LeadAR celebrates 30 Years of making connections

LeadAR, the premiere leadership program, is celebrating more than 30 years with the graduation of its 16th class.

Joe Waldrum, former director of the LeadAR program for the University of Arkansas System Division of Agriculture from 1993-2015, said the program was initially modeled after a leadership training program developed by the W.K. Kellogg Foundation. In 1980, administrators with the Arkansas Cooperative Extension Service sought funds from the Kellogg Foundation to establish the state’s own leadership program. With the inaugural Class 1 in 1984, LeadAR was born.

Waldrum, now the interim assistant director of Community and Economic Development at the University of Arkansas System Division of Agriculture, said the effects on the participants over the course of the two-year program are often pro- found — not just in the participants’ approach to work but in their personal outlook as well.

The program typically has two major impacts on its participants:a significant increase in their professional network and a significant increase in their self-confidence

The program typically has two major impacts on its participants, Waldrum said: The first is a significant increase in individuals’ professional networks and their networking abilities.

“It becomes a huge network of increased connections [the participants] didn’t have before,” he said. “In order to get things done in this state, it’s all about having a network. Knowing where the resources are, knowing who can get things done and having that connection with them.”

The second major impact is typically a significant increase in their self-confidence, he said.

“The class participants sort of feed off each other,” Waldrum said. “As they do that, they build each other’s self confidence. The program director does some of that, I guess — but it’s mostly their classmates that say, ‘you can do this.’”

LeadAR has a profound impact on some participants’ professional lives. During her time with Class 10 (2001-2003), Beverly Chapple helped establish a scholarship fund in a small local community. Within a few years, the fund had awarded $500 scholarships to 17 applicants and had about $20,000 in reserve, Chapple said.

Shortly after she graduated from the LeadAR program, Chapple was offered a position with the Arkansas Single Parent Scholarship Fund, where she is now the Southeast Arkansas Regional director.

“When I went to interview for a slot in a LeadAR class, I was scared to death,” Chapple said. “I’d never been through anything like it, with seven or eight people talking to me at one time. But once I was part of the program, it helped me to take a negative situation and turn it into a positive thing for me, and it’s been an excellent opportunity for the rest of my life.”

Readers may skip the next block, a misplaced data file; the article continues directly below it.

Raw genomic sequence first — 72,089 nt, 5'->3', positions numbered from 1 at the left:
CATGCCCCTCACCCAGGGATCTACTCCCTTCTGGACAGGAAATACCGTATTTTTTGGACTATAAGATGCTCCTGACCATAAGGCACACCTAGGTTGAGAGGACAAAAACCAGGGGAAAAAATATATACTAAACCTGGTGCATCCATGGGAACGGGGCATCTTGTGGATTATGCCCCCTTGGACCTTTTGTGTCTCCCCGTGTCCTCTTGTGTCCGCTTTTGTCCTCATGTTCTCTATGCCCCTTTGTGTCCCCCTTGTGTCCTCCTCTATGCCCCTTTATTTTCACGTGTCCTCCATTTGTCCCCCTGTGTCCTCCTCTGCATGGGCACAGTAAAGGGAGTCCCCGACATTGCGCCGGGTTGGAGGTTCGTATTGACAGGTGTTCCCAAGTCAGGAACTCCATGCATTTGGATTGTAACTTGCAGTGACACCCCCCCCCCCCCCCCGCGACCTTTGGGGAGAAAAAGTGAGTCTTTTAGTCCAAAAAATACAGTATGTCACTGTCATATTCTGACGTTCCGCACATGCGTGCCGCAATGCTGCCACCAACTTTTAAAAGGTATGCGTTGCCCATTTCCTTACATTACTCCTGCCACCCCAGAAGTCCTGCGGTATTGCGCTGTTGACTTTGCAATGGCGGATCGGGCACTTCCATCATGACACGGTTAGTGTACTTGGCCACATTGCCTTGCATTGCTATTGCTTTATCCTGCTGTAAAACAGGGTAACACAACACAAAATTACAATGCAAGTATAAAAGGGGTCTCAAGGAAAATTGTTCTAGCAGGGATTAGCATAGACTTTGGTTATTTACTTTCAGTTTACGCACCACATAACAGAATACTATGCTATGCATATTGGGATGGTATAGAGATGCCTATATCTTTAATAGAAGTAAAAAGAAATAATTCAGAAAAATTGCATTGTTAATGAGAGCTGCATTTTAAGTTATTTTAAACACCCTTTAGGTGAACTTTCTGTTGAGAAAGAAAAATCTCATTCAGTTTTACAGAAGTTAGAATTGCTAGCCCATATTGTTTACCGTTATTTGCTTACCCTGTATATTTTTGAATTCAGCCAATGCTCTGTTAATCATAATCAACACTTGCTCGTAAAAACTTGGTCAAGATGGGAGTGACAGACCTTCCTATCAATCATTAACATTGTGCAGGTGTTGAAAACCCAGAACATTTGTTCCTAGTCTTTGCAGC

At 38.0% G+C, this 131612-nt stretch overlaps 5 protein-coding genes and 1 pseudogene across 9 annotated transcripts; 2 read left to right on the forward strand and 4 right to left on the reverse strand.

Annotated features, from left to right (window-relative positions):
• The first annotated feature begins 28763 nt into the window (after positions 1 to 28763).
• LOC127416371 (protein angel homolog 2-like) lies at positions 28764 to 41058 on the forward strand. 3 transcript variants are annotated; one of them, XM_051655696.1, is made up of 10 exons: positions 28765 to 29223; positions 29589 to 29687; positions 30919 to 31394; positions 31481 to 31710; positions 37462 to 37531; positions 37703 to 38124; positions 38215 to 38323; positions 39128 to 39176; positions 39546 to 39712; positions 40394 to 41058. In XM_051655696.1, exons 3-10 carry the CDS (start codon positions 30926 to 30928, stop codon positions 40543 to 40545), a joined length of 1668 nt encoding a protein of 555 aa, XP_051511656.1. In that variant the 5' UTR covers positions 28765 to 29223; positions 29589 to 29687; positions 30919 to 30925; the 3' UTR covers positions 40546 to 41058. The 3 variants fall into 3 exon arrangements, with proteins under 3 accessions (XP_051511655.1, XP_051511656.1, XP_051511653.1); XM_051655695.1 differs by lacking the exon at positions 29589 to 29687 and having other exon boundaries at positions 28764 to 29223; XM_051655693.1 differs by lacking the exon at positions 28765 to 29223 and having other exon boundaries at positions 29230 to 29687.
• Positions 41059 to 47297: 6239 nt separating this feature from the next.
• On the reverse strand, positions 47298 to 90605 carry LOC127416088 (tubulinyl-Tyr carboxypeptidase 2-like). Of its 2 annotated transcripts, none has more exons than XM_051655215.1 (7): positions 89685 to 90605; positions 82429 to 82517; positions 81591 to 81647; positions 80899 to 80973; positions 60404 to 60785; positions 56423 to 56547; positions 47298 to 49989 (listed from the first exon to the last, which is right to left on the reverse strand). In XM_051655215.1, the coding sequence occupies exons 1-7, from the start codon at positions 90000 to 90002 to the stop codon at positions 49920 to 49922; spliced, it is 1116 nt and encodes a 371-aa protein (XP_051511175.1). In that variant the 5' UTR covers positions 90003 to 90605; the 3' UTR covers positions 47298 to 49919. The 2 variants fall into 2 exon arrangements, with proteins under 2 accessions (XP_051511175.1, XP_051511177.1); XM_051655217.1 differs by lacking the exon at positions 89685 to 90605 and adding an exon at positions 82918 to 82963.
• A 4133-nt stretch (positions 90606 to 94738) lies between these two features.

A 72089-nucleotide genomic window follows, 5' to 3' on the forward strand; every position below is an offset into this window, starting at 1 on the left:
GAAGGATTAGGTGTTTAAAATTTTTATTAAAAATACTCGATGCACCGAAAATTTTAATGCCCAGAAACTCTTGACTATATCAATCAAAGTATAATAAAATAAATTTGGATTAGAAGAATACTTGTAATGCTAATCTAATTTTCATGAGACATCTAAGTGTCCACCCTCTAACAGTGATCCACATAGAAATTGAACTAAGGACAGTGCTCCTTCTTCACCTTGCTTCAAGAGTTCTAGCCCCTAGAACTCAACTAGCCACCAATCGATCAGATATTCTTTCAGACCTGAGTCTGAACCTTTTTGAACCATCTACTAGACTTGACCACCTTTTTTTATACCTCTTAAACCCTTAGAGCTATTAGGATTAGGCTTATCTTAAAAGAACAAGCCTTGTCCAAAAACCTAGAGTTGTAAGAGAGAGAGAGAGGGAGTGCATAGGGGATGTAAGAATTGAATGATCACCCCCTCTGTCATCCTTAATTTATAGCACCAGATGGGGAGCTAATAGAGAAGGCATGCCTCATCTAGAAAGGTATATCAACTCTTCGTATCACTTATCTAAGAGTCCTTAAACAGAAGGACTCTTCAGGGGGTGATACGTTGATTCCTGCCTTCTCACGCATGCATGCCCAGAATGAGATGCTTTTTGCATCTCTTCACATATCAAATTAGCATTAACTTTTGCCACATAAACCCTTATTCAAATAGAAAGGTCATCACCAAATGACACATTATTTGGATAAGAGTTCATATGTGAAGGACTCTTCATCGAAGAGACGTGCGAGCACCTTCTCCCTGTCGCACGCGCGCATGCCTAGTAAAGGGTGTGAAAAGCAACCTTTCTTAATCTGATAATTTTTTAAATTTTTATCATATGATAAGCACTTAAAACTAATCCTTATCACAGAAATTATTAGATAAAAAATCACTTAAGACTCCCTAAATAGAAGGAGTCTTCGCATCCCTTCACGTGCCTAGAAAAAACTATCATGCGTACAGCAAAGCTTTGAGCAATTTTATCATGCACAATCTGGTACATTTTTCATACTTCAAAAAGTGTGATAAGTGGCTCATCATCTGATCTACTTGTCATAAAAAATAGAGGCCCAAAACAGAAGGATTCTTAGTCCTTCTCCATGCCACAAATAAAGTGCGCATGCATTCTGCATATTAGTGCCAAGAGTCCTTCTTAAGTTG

Class 17, which held its first seminar Feb. 5-7 in Little Rock, is the first class overseen by LeadAR’s new director, Bobby Hall Hall said that one of the essential challenges facing the program today is recruiting and outreach.

“We can no longer depend on word-of-mouth to fill our classes,” Hall said, adding that Class 17 is the smallest LeadAR class in the program’s history.

The course demands major time commitments from both the participants and their employers. In addition to 11 seminars over the course of two years, students also participate in a nine-day study tour within the United States and a 10-day study tour abroad.

Waldrum said another challenge the program faced was dealing with younger participants’ expectations with regard to the speed of the program.

“A lot of younger adults seem to want everything quickly,” he said. “I’m not sure you can learn leadership quickly. There are some people who go through shorter leadership programs, and they think that’s all they need to know. LeadAR is much more intensive and in-depth than that.”

As of this writing, Robert Haines, a graduate of LeadAR Class 14 and current president of the Arkansas Association of LeadAR Alumni, said members of the association were working with the scheduling office of the Clinton Founda- tion in an effort to bring the former President to Little Rock to speak at the upcoming anniversary celebration for the LeadAR program. The association hopes to hold this event in conjunction with the Class 16 graduation dinner in April to celebrate more than 30 years of the LeadAR program

THREE DECADES OF LEADERSHIP — For more than 30 years, LeadAR has involved participants in each class in studying obstacles facing Arkansans, as well as meeting the people who are working to help others overcome those obstacles. Each class meets for about a dozen seminar weekends over the course of two years, in addition to a nine-day national study trip and a 10-day international study trip.


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